Transaction Cost Economics of Rice Irrigation Systems in Tanzania: Implications for Collective Action

Sonda, George Barnabas (2017) Transaction Cost Economics of Rice Irrigation Systems in Tanzania: Implications for Collective Action. ["eprint_fieldopt_thesis_type_phd" not defined] thesis, The Open University of Tanzania.

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The institution mechanisms for the organisational and coordination aspects in a collective action (CA) on irrigation systems of Tanzania have not been given sufficient attention. Consequently, smallholder rice irrigation systems, which are either traditional improved or modern schemes, perform poorly in operations and maintenance of infrastructures, water management, respect of bylaws and regulations. Contrary to the collective incentives previously studied in managing the irrigation systems, the novelty of this study is the focus of analysis on the transaction costs (TC) of collective action and the factors, which influence the institutional quality based on individual resource user incentives. The study combined cross sectional and panel data designs to address the different objectives. Using different econometric analyses techniques (Heckman sample selection, Mixed effect linear model, SFA and 2SLS) in each objective, four major findings emerged: Self-selection effect has greater impact on CA survival; the TC related to contact, and control influence the institutional quality; CA affect the technical efficiency and allocation of factors of production; and farm household objectives was an important incentive for CA coordination. The study concludes that self-selection effect factors are important criteria for CA member recruitment, and that the institutional quality is improved by managing TCs. CA leads into technical inefficiency and over use of factors of production. Farm household objectives influence coordination efficiency. The study recommends consideration of self-selection effect factors, and TCs-contact and control increase, along with TCs attributes asset specificities: site specificity like soil fertility, water, market access, and human capital assets development on technologies application and agri business oriented production for successful CA.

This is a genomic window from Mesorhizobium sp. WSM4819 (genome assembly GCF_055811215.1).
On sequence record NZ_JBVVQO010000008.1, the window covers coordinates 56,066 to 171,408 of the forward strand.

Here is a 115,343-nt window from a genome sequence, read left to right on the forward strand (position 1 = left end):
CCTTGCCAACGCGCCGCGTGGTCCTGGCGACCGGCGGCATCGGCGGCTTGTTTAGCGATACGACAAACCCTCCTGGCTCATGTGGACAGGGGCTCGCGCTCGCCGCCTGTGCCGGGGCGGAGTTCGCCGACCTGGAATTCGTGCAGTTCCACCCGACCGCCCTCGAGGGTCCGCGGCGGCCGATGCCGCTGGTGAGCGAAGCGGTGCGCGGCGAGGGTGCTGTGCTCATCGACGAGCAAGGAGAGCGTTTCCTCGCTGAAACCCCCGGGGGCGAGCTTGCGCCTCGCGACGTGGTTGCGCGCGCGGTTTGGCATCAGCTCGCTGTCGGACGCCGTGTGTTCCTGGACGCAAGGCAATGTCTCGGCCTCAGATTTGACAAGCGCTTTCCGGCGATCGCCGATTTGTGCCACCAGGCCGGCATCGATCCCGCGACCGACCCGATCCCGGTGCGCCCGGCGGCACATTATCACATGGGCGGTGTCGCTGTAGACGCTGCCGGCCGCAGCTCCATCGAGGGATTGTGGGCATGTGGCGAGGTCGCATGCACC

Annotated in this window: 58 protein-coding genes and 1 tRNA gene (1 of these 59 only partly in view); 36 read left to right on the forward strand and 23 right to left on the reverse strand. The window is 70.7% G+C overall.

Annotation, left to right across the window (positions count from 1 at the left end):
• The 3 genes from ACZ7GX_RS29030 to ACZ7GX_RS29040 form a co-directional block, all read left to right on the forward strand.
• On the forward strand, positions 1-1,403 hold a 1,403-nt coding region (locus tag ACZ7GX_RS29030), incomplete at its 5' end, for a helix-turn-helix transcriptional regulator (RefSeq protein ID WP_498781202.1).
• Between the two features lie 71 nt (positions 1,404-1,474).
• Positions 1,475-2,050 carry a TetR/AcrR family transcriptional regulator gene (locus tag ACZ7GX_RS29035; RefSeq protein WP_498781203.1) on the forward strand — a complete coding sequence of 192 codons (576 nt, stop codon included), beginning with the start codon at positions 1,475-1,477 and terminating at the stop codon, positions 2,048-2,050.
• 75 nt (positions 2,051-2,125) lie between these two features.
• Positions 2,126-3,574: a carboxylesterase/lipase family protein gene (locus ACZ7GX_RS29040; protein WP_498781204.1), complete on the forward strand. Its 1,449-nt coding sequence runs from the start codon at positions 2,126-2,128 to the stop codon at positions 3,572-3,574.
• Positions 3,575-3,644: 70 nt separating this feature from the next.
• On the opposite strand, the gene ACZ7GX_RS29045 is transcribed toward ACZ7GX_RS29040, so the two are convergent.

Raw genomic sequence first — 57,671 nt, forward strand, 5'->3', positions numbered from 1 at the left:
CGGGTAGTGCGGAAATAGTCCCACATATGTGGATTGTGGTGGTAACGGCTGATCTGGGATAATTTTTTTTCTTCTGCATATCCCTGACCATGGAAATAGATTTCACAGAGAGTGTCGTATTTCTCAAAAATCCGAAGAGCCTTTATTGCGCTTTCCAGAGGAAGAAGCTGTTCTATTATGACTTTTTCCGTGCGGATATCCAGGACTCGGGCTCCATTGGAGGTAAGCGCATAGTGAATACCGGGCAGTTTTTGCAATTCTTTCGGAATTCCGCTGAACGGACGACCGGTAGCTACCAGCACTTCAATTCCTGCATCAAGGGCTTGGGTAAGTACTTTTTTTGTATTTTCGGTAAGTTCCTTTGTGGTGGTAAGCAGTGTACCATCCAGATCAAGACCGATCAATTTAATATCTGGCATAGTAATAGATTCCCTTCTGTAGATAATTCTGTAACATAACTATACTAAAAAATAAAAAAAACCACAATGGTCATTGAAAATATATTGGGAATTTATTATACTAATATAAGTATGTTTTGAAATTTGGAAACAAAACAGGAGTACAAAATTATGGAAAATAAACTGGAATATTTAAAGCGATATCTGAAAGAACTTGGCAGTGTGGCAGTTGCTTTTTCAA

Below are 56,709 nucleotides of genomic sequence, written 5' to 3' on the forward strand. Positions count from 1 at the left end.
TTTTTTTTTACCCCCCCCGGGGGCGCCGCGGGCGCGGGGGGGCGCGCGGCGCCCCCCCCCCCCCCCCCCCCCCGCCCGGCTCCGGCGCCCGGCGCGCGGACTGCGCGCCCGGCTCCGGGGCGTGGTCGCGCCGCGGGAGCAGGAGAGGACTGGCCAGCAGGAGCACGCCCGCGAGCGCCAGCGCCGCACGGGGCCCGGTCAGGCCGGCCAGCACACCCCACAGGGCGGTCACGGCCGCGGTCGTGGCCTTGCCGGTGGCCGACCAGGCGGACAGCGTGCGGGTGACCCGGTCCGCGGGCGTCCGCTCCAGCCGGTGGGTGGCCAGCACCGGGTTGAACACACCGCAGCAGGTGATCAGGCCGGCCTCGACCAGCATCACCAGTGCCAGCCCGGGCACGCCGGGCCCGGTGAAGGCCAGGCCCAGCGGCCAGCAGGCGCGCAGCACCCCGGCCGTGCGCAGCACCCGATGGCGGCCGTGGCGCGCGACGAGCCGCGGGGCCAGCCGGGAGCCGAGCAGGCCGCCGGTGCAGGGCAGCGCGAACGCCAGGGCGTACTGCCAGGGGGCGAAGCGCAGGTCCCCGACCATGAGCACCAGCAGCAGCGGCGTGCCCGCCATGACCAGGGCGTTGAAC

Item Type: Thesis (["eprint_fieldopt_thesis_type_phd" not defined])
Subjects: 300 Social Sciences > 330 Economics
Divisions: Faculty of Arts and Social Sciences > Department of Economics
Depositing User: Mr Habibu Kazimzuri
Date Deposited: 30 Mar 2017 07:40
Last Modified: 23 May 2017 08:58

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